A New Dawn
What if it happens to me?
This fear-inducing thought launches to the forefront of my mind. I watch yet another employee leave the office carrying an overflowing cardboard box, and I’m not sure what to think… Thoughts flash through my mind: “Everything was going right for him until suddenly it wasn’t. What happened to him? Where did he go? What if the same thing happens to me?”
He was on the fast track to becoming the next manager in my investment banking firm, and who knows where he would have gone from there? But nope. It wasn’t meant to be. I realised I needed to take charge of my own destiny. If I was carrying out a cardboard box filled with junk, it would be my choice! I wish I could say I quit the next day, but that’s not how life really works. It took many years, but with mindful intention and many late nights, I built a bridge to a career I am thrilled to work in today. I faced many obstacles along the way, but I’m finally in a better place.
It all started way back to 2014; I’d been doing a career in investment banking for nearly twenty years. I know… Yawnnnn. I’d known for a long time I wasn’t happy with this line of work. Sure, it had given me the financial security I’d always craved, but let’s just say, I felt the job in my bones. I was just cutting, pasting and reformatting nothing. The work held no meaning. I played with Excel, Word, and PowerPoint and argued about formatting and what should go where. And then, as always happens, no one even looked at the many documents I attached to painstakingly worded emails. Sigh… It was exhausting. And for what? I couldn’t help but think, “Is this all that my life is? Is this really it for me?”
My job in investment banking gave me the financial security I never had, and I was extremely grateful for it. My family and I left Nigeria when I was a fourteen-year-old boy to move to the UK. Assimilating into the UK and a new Western way of living had its own challenges, mainly because we didn’t have a lot of money. Financial security was a pipe dream for us growing up, and I was now realising that “dream”. But each day, an ever increasing sense of disillusionment and unhappiness washed over me and I couldn’t shake the feeling that my job had no purpose. I wanted out. And when I looked in the mirror, I knew I wasn’t giving everything I could. I saw an incredible level of potential in the man looking back at me, but I knew I wasn’t reaching it.
Even the mere idea of chasing my passion, whatever that might be, scared me. This fear is common among men, but it’s all based on a lie. The story in my head, one that we are told constantly growing up, is that you can’t do what you are passionate about unless you’re one of the lucky few who make it as an actor, a famous musician, or a talented football or basketball star. Doing something that fed your soul was out of the question, because you wouldn’t make any money doing it! This is the story I’d been telling myself, and I knew that something had to change. I wanted to look at myself in the mirror and actually like the reflection staring back at me.
This shift in my thinking catalysed a three-year period of researching, intensive soul searching, and trying to understand what “it” could look like. I started to realise you really can’t give everything to work because learning how to protect your mind, what I call mental fitness, is paramount. It’s just as important as putting on your oxygen mask in a plane that’s going down because you’ll pass out and be unable to help anyone around you. Once I learned to protect my thoughts and guard my mind, everything changed for the better.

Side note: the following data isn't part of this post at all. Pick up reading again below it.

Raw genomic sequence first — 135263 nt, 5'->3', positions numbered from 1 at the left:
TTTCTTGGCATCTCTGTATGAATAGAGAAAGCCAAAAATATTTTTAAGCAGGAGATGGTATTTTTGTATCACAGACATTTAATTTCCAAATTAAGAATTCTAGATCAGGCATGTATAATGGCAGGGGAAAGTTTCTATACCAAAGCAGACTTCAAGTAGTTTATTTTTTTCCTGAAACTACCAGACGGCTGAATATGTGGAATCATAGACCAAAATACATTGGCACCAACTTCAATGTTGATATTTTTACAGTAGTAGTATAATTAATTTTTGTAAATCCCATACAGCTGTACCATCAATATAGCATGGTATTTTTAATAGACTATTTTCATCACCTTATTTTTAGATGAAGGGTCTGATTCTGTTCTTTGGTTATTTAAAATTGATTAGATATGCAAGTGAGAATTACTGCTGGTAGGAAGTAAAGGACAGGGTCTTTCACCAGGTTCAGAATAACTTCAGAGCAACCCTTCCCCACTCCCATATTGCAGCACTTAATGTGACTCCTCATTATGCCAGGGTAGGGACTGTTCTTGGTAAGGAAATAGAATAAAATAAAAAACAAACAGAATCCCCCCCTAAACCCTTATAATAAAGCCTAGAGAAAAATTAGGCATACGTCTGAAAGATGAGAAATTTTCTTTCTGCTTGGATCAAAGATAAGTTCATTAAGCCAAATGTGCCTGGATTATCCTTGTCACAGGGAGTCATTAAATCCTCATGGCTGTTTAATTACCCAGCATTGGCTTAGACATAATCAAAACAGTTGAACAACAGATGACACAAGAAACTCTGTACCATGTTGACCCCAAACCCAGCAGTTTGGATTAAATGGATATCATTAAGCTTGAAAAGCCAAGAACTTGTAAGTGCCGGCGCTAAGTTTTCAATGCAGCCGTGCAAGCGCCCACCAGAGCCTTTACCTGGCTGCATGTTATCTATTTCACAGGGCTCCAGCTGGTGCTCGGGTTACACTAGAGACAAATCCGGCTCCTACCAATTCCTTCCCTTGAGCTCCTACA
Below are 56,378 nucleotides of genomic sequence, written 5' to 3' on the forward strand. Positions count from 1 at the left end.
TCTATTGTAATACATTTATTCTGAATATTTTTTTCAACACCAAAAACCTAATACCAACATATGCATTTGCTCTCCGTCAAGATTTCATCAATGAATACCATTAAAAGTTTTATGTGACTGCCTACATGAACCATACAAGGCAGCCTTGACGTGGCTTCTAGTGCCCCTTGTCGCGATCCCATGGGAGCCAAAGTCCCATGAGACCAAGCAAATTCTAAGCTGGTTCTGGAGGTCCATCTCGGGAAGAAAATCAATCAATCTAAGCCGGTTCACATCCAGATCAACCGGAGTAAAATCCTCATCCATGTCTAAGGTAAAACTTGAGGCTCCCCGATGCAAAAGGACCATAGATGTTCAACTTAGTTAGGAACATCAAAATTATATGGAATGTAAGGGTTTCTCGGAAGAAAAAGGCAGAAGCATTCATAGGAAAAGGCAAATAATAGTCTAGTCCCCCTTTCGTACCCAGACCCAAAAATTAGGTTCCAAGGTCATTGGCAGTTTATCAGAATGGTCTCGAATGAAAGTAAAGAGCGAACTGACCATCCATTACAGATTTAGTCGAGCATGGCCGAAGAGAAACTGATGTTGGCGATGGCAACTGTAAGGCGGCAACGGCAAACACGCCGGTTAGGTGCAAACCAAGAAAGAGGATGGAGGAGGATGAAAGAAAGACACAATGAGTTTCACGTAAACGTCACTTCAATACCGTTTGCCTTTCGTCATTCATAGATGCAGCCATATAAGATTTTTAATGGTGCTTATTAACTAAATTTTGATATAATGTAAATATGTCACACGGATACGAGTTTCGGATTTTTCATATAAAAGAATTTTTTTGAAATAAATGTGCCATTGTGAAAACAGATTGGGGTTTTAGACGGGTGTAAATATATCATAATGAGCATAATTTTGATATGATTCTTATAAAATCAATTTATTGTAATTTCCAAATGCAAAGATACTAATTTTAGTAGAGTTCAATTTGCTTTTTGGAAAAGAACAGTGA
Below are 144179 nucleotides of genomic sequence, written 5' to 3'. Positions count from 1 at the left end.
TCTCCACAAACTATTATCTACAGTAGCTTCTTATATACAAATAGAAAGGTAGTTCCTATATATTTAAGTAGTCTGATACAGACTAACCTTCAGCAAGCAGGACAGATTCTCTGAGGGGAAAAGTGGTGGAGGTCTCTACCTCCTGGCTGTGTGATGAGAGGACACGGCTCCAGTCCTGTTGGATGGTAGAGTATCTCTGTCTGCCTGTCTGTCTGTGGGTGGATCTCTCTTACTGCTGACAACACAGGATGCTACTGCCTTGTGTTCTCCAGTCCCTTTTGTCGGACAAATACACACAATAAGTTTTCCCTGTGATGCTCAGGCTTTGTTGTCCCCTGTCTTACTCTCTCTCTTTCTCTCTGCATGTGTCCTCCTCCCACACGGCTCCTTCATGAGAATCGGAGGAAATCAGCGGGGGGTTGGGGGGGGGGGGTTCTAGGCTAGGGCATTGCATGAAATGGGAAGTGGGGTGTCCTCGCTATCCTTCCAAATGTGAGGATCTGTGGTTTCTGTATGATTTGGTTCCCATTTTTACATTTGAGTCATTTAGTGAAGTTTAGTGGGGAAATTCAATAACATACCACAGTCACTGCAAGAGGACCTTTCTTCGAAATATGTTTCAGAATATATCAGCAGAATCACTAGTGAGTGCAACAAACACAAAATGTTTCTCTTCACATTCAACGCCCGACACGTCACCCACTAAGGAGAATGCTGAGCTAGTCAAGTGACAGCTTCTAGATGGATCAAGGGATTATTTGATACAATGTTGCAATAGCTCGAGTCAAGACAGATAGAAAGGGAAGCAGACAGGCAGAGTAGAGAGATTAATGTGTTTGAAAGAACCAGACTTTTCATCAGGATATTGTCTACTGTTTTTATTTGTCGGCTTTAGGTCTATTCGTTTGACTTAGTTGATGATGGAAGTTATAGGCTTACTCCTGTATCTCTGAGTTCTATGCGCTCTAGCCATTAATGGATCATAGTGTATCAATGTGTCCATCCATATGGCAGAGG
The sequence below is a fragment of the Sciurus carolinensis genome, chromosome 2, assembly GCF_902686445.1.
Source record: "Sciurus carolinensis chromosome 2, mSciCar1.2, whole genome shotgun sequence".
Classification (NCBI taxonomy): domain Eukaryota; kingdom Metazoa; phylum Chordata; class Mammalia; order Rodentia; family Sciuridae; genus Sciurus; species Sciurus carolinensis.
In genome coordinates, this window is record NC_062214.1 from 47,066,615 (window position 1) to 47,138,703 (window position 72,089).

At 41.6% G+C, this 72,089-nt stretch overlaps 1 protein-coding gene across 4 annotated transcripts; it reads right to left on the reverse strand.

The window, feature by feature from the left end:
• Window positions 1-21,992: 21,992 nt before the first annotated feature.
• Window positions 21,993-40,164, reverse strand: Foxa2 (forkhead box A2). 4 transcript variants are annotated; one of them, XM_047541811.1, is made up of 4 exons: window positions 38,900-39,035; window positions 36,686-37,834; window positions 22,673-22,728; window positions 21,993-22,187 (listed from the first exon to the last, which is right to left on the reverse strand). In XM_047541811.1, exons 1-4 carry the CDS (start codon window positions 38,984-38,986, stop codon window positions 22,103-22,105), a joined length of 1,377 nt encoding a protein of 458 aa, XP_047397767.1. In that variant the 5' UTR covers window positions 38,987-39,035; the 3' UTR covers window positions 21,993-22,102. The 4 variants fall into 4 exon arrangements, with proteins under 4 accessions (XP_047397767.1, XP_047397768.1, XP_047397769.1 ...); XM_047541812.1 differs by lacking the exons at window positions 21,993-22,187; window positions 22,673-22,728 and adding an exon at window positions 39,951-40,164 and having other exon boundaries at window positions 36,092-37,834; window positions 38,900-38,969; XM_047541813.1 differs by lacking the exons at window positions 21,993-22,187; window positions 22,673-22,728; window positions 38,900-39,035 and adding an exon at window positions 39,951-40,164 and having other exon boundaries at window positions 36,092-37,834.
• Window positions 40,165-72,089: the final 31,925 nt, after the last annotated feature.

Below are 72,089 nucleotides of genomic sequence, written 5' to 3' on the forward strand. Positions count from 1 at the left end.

The Adventure Begins
My adventure towards mental fitness continued on a trip to Vietnam on New Year’s Eve, 2014. I had a conversation with God and he told me I was going to meet my soulmate. What? I wasn’t ready to hear that! I’d been practising mental fitness heavily, opening up to the universe, and learning how powerful the mind was. Mindfulness quickly became a way of life for me. I became heavily involved in sports and competed in triathlons, and focused on inner work and understanding my mind to a greater degree. This work was my precursor to interest in performance psychology.
In 2015, I met my wife, my beautiful soulmate, and we married in Nigeria. We moved to the UK to start our married life. As I matured, I looked into the future and I thought, “I don’t want to be one of those dads who gets fat, is dazed or checked out ninety percent of the time or, God forbid, dies sitting on a toilet at work. I wanted to lead my family with strength, not complacency! I wanted to be happy at work, happy at home, and to be an example for my kids instead of just ‘doing it all for them.’”
So, how was I going to face my fears of striking out on my own and chase this passion for improving my own mental fitness? I first became a disciple of conserving and strengthening it for myself. I knew I could never help others if I didn’t master it first. I thought, “Well, I have my mental fitness. Now I need to learn how to take practical steps to protect it. I need to walk the walk so I can talk the talk.”
I wanted to learn everything about my mind and how I could use it to navigate all of life’s many present and upcoming challenges. It became my mission to stop this cycle I saw all around me, where we wait for life events to shake us up, then we reactively make changes to our mental fitness. Challenges reared their ugly faces (and no, kids, if you’re reading this, I’m NOT talking about you). Life just came at me as life does. I already started the journey of changing career paths, and I was quite nervous, but I had to do it. Right?
One day, after completing my first performance psychology presentation in Croatia, I had a wonderful conversation with my wife. She asked me several poignant questions when I was struggling to decide what to do:
“Do you really want to make a go of this?”
I responded with alacrity because I was still jazzed up from the presentation, “Yeah. I really do. I’m sure.”
Seeing that I was buzzing around the apartment with a smile on my face you couldn’t punch off, she said, also shining with an inner light I’d never seen before, “What would it take for you to make a good career out of this?”
I said, “Well, I would have to be willing to get my ass handed to me on a regular basis because I’d always be learning. And I’ll never really be an expert because I’ll be learning about other people’s minds. I would always have to bring a beginner’s mind and curiosity to everything I do.”